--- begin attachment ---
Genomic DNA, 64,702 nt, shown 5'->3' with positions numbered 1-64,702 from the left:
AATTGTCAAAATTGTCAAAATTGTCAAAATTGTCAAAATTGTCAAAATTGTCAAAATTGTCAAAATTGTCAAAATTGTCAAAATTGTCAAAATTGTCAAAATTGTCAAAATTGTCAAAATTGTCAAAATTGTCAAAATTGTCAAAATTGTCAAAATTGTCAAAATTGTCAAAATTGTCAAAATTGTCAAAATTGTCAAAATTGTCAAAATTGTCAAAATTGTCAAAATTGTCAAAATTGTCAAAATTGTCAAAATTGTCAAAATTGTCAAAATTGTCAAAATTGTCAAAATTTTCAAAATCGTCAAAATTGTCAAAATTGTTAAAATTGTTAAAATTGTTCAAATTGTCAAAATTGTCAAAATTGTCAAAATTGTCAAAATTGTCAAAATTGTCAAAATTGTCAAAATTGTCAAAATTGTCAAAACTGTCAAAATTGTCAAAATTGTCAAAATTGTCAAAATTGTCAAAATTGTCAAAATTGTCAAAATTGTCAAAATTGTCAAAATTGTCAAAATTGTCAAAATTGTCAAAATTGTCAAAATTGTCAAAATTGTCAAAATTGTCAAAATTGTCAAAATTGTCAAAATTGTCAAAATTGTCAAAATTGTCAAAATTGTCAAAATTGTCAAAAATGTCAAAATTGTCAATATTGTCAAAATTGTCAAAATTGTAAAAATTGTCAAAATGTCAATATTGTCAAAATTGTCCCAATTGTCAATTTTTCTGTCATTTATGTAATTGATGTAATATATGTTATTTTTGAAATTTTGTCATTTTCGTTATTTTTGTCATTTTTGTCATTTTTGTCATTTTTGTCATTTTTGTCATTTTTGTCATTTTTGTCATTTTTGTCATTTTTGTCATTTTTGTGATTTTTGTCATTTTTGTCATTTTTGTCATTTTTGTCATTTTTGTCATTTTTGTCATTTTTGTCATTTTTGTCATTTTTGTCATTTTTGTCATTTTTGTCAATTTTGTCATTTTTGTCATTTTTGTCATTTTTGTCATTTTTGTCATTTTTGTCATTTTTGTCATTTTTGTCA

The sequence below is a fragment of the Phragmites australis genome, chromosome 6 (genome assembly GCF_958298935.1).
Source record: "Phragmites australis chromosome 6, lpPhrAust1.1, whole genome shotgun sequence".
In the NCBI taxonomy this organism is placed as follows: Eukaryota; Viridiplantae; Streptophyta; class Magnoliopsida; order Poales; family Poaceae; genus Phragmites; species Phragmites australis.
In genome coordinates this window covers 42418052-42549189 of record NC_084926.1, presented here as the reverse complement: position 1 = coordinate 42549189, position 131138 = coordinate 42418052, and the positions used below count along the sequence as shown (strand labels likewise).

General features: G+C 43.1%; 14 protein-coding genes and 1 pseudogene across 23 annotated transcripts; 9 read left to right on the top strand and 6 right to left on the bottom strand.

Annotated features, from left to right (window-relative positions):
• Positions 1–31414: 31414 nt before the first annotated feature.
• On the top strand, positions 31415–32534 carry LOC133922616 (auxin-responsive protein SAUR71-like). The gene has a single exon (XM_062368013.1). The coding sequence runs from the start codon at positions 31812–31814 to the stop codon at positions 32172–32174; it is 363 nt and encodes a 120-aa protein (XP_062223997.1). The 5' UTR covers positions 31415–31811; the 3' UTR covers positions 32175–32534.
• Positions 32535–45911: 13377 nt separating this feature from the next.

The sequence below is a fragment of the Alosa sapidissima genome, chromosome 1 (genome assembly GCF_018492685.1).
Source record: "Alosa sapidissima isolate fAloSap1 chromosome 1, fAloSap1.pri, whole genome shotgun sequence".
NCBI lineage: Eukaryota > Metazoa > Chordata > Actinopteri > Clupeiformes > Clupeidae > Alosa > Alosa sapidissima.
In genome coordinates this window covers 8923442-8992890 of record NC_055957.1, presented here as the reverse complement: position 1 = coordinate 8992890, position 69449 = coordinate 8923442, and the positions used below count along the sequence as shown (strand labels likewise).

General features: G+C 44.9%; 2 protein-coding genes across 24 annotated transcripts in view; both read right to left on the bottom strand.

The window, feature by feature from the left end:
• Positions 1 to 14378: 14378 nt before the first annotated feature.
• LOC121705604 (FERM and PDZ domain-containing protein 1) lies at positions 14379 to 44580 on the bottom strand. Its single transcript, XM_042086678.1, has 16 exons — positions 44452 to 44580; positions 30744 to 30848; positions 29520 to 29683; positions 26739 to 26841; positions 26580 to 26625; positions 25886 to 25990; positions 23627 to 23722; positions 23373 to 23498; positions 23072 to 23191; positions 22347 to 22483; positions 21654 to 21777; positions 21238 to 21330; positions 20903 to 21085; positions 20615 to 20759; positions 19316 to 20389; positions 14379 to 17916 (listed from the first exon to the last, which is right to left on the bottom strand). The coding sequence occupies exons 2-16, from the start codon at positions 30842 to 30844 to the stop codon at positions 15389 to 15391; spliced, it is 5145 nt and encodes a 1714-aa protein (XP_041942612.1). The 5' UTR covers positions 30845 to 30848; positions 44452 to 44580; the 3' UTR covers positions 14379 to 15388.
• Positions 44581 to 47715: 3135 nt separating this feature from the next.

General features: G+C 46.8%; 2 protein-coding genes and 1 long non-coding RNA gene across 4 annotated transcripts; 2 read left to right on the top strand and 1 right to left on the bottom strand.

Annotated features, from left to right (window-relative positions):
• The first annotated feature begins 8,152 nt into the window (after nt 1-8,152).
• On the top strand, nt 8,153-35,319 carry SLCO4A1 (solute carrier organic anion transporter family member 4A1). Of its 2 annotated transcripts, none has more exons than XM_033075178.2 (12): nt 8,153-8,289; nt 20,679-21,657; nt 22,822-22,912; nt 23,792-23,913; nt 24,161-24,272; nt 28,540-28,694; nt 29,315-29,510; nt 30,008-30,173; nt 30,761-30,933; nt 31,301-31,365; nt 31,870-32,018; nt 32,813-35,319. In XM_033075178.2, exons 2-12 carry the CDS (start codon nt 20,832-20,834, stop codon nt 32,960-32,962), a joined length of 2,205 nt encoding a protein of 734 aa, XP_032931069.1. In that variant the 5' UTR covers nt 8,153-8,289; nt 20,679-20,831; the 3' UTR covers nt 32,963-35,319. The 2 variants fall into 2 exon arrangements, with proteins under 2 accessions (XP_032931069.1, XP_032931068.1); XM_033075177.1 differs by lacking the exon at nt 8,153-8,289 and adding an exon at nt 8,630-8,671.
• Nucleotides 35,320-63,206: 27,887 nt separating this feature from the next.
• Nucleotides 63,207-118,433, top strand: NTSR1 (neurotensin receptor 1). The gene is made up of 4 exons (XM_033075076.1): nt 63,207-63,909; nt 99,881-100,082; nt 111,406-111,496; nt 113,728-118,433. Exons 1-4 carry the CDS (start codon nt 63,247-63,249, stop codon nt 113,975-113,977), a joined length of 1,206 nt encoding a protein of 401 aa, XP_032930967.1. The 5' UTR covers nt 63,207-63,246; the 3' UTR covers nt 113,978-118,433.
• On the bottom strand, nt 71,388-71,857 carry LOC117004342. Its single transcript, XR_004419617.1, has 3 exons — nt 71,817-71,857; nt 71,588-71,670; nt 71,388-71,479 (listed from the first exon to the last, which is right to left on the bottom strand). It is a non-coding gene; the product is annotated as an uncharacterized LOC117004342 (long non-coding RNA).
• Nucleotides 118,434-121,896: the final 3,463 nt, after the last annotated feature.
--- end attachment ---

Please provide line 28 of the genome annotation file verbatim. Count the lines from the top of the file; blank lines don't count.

• Nucleotides 118,434-121,896: the final 3,463 nt, after the last annotated feature.